U.S. Energy Rigs Rise to 1,818, Baker Hughes Says
Rigs targeting oil and natural gas in the U.S. increased by nine to 1,818, according to Baker Hughes Inc. (BHI)
Oil rigs gained 11 to 1,498, data posted on the company’s website show, the highest level since Baker Hughes separated the oil and gas counts in 1987. The gas count declined by two to 316, the Houston-based field services company said. Miscellaneous rigs were unchanged at four.
Hydraulic fracturing and horizontal drilling are helping producers extract record volumes from shale formations across the U.S., boosting domestic crude output to the highest in a quarter-century. The nation met 87 percent of its energy needs in 2013, the highest since 1985, according to data from the Energy Information Administration.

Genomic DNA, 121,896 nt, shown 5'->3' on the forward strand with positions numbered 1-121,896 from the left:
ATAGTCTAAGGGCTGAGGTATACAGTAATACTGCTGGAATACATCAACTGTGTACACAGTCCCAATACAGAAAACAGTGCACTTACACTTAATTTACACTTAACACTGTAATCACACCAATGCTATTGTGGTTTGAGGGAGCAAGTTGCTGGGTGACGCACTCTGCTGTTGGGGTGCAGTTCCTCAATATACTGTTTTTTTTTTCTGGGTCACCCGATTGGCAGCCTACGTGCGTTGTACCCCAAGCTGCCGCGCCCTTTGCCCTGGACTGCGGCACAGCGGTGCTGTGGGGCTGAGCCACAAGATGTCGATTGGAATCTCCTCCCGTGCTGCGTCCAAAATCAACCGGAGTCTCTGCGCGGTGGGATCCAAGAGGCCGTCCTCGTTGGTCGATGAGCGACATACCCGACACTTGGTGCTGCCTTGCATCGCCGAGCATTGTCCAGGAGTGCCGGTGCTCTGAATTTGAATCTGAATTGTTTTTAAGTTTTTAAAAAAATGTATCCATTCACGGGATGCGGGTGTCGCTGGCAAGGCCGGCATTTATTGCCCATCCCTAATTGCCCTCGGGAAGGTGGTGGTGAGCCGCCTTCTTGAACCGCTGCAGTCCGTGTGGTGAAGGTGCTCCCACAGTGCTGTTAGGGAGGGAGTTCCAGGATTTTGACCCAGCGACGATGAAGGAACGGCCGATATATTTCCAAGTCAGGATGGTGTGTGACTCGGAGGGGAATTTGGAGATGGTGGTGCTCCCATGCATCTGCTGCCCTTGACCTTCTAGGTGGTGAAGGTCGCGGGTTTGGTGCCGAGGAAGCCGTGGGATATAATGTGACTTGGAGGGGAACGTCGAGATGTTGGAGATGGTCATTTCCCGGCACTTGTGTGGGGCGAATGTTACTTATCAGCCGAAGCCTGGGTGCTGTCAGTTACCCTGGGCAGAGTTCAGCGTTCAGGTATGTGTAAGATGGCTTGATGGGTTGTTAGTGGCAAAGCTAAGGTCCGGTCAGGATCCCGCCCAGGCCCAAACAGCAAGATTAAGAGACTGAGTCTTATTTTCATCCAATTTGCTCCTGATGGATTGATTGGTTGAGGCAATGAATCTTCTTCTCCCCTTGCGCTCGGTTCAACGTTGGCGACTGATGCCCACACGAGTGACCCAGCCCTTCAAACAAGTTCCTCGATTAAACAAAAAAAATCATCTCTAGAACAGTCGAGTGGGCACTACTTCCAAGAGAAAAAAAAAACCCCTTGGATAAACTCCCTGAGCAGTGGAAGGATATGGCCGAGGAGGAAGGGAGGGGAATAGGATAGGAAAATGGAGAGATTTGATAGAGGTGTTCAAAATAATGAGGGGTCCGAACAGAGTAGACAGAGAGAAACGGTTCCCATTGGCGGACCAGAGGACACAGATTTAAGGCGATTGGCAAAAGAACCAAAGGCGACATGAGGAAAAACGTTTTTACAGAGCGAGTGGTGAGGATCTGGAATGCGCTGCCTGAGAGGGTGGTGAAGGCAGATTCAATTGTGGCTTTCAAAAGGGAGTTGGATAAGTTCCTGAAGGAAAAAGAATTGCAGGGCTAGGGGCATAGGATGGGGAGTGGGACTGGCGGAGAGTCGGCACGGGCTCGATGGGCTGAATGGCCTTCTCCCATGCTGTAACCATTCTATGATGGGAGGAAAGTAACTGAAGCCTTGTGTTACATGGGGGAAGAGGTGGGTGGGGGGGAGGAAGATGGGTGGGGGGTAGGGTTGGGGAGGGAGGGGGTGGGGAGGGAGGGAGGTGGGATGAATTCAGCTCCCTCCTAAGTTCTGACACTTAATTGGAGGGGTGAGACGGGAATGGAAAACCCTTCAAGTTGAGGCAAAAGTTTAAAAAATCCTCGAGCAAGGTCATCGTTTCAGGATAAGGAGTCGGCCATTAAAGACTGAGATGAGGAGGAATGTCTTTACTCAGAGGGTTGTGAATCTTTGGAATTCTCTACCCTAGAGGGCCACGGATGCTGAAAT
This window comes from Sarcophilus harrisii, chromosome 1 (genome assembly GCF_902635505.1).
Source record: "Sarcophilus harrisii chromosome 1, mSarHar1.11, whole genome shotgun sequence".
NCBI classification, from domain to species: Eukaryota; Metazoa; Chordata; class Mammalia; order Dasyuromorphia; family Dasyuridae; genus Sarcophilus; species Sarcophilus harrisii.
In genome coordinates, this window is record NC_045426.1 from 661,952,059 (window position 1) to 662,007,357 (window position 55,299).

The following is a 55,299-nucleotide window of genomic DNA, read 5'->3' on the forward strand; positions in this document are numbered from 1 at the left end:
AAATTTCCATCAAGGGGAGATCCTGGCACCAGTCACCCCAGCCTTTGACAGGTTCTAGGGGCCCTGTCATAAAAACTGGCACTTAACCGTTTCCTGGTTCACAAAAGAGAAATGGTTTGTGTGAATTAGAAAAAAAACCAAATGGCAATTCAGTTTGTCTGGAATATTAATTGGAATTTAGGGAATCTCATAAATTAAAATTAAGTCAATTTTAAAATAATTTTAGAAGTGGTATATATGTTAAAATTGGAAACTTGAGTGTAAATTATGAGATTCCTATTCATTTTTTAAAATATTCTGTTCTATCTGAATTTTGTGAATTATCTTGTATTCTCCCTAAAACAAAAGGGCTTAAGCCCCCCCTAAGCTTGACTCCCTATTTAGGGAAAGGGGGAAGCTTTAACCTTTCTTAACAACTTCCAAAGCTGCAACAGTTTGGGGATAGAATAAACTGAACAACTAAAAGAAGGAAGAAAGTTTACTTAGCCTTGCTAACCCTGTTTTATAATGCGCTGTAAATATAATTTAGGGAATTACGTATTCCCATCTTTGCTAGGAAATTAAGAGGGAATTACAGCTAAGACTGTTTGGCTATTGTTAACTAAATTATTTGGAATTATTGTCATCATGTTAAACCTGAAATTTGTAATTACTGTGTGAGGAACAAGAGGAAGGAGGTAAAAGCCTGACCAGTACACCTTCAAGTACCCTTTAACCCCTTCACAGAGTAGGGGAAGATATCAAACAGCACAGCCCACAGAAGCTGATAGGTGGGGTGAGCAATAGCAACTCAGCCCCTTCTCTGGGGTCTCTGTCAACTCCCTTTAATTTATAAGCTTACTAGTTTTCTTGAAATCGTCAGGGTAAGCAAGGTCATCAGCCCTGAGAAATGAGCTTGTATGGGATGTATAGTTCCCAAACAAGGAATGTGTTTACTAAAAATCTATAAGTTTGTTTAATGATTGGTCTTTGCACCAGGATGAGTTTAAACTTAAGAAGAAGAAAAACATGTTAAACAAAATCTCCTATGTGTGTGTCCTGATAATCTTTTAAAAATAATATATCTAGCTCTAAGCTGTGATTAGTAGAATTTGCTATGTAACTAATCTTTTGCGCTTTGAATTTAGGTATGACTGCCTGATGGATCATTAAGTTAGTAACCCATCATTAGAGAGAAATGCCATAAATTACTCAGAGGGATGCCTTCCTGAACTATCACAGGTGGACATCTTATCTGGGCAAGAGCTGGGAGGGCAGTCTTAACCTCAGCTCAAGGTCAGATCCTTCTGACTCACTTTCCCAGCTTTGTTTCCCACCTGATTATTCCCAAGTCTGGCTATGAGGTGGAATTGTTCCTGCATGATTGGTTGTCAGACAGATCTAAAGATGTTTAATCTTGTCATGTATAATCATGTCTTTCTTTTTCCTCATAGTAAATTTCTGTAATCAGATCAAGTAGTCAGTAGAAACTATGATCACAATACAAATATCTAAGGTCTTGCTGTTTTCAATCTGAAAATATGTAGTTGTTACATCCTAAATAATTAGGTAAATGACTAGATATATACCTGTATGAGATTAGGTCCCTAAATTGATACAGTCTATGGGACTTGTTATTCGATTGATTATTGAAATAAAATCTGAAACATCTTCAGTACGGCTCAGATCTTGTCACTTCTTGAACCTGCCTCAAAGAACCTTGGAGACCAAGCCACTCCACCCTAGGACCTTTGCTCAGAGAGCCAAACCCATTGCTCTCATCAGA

Total U.S. oil output rose 2,000 barrels a day in the week ended March 28 to 8.19 million, after reaching the highest level since 1988 on March 14, according to data compiled by the Energy Information Administration, the U.S. Department’s statistical arm. Crude stockpiles fell 2.38 million barrels to 380.1 million.
Tight-oil production averaged 3.22 million barrels a day in the fourth quarter, enough to lift total U.S. output to 7.84 million barrels a day, accounting for more than 10 percent of world production, the EIA said.
West Texas Intermediate crude for May delivery rose to $101.37 a barrel at 12:48 p.m. on the New York Mercantile Exchange, up 8.7 percent in the past year.
U.S. gas stockpiles dropped 74 billion cubic feet last week to 822 billion, the lowest since 2003, EIA data show. Supplies were 55 percent below the five-year average.
Natural gas for May delivery fell 2.3 cents to $4.447 per million British thermal units on the Nymex and has risen 13 percent in the past year.
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